Iranian ships stranded in Brazil start refueling following court order: IRNA
Story Code : 807507
An unnamed official informed on the matter told Iran's state news agency IRNA on Saturay that the “Bavand” and “Termeh” vessels, which had brought urea to Brazil, had begun refueling today.
The Iranian vessels had been stranded for weeks at the Brazilian port of Paranagua, unable to head back to Iran due to lack of fuel.
On Thursday, however, Brazil’s highest judicial authority ordered Petrobras to refuel the two Iranian ships, overturning an injunction that had authorized the oil firm to withhold the service.
Petrobras had earlier refused to refuel the ships saying that they had appeared on a list of US sanctions. The company argued that other fuel companies could supply the Iranian ships, despite the fact that it has an effective monopoly on refueling services at Brazilian ports.
The court order came a few days after Iran asked Brazil to allow refueling the ships or have Tehran cancel imports worth about $2 billion a year from the Latin American country.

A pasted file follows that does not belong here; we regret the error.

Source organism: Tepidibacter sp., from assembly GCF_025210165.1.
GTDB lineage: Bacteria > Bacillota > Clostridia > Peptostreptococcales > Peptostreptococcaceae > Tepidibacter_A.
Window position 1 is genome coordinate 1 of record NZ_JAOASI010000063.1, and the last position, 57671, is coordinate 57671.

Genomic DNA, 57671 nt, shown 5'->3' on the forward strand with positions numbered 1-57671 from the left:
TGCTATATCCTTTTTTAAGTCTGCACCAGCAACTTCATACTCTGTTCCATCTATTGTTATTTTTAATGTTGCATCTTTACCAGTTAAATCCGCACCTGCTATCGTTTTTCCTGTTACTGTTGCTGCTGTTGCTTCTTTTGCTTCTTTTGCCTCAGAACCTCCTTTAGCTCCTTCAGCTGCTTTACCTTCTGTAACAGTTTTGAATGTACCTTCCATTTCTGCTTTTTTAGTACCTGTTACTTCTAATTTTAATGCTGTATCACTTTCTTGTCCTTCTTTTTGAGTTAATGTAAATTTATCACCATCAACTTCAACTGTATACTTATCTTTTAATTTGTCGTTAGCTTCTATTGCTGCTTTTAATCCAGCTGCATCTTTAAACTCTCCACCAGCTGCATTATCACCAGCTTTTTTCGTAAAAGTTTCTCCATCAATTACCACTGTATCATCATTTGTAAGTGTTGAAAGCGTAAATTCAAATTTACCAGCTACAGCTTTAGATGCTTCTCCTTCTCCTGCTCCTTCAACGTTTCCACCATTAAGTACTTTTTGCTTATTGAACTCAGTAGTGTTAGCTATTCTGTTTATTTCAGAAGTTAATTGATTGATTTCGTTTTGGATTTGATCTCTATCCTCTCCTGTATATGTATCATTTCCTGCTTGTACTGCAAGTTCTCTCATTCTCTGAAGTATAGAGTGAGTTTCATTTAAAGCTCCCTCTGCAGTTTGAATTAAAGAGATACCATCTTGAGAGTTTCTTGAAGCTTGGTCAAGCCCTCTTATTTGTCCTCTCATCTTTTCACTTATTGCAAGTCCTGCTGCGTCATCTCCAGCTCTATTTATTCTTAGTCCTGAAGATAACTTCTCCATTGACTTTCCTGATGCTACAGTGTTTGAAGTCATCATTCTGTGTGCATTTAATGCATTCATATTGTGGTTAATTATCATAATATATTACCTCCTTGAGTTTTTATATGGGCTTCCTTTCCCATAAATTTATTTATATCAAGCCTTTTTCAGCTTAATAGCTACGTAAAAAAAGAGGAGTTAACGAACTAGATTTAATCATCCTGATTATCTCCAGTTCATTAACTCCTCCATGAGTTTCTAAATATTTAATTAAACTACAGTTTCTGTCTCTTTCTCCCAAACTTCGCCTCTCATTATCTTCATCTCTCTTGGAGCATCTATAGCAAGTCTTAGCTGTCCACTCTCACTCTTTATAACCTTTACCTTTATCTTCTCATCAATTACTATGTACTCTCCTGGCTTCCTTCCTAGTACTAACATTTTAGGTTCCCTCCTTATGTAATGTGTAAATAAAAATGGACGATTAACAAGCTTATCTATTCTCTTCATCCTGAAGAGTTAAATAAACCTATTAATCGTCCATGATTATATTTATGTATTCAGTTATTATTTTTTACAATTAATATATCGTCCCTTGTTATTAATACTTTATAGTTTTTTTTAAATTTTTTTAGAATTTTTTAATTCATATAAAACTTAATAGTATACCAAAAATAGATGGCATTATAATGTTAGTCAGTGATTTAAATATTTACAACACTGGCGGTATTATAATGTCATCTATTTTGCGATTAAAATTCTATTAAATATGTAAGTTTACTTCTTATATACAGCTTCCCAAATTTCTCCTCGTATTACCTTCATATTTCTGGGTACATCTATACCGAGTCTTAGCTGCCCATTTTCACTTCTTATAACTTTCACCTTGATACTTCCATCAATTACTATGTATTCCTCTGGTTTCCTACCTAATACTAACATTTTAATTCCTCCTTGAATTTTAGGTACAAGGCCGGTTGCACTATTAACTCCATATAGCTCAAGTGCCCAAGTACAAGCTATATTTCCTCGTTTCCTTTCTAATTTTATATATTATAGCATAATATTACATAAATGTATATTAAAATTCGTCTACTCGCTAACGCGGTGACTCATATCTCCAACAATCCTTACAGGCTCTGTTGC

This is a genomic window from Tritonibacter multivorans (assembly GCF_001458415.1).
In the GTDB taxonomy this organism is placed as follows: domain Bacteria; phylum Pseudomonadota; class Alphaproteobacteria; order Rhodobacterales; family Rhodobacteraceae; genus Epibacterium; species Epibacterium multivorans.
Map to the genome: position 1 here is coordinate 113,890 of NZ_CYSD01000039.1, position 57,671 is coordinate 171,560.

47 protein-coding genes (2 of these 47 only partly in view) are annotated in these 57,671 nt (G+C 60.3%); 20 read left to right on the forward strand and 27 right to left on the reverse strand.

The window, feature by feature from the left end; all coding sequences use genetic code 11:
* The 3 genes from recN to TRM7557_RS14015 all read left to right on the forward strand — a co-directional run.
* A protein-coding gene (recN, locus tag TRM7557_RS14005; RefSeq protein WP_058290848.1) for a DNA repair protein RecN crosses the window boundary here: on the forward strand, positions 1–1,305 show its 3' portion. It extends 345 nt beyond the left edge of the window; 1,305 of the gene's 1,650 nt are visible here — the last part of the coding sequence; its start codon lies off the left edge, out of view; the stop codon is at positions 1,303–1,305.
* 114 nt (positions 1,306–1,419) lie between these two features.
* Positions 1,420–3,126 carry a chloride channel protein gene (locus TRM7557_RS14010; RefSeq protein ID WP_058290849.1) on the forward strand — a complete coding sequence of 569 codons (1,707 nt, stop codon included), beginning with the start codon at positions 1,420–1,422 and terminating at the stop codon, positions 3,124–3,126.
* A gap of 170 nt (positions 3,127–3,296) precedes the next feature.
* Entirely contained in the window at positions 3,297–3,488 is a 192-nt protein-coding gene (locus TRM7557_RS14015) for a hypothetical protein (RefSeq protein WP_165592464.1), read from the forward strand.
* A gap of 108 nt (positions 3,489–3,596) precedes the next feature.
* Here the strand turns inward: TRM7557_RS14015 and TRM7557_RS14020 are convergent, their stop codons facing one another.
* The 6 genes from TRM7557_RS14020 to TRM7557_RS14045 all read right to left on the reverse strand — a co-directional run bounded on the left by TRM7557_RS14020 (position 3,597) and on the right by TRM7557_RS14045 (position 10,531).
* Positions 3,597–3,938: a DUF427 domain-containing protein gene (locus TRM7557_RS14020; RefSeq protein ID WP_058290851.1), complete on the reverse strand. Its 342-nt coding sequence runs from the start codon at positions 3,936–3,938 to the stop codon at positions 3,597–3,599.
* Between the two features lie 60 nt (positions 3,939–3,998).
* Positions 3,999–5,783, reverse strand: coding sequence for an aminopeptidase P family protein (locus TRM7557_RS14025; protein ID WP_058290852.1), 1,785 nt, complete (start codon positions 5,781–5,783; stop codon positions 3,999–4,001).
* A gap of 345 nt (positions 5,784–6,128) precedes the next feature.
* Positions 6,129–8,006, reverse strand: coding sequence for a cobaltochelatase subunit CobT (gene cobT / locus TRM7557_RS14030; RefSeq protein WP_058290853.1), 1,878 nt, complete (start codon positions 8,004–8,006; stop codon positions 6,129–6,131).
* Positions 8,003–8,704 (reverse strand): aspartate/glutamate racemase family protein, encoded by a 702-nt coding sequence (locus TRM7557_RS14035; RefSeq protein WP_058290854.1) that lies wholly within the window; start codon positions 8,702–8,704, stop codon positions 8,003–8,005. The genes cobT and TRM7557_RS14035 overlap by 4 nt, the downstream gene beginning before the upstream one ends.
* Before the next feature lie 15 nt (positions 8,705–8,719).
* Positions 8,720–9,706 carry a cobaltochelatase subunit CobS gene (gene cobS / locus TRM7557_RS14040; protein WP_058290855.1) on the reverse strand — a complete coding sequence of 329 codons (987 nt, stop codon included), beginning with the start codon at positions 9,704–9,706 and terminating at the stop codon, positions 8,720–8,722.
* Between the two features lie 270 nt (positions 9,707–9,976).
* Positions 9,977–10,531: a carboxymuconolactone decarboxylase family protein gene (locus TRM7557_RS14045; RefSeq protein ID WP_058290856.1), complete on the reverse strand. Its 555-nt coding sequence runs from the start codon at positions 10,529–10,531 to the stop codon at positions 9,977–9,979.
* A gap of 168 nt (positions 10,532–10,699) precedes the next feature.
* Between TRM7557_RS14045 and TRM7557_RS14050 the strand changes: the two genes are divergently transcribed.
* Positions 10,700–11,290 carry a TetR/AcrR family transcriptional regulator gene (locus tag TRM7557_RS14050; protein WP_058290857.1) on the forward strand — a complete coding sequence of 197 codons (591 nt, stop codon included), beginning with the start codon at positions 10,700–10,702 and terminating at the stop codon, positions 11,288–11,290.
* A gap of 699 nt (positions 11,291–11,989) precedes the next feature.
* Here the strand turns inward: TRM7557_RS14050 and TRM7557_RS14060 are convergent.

Brasilia and Tehran have long enjoyed a good history of political and economic relations.
Brazil has emerged as a new destination for petrochemical shipments from Iran which is tapping new markets to compensate for sliding oil sales. Iran is also one of the largest grain importers from Brazil.
Brazil’s President Bolsonaro’s infatuation with United States President Donald Trump and his push to forge close relations with Israel, however, have been creating hiccups in maintaining constructive cooperation.
Addressing the issue of the stranded Iranian ships last week, Bolsonaro said that local companies had been warned about the extent of US sanctions against the Islamic Republic.
"There is this problem; the US unilaterally imposed these sanctions on Iran. Brazilian companies have been informed by us about this situation and are running a risk there," Bolsonaro told reporters, adding that he was working to forge a very close relationship with the US.
"I, particularly, am getting close to [US President Donald] Trump, I was received twice by him. It is the No. 1 economy in the world, our second-largest market, and now Brazil has its arms open to do deals and partnerships," he added.
Trump brought back sanctions against Iran last year after leaving a multilateral nuclear agreement between Iran and world powers. This is while the deal, officially known as the Joint Comprehensive Plan of Action (JCPOA), has been ratified in the form of a United Nations Security Council resolution.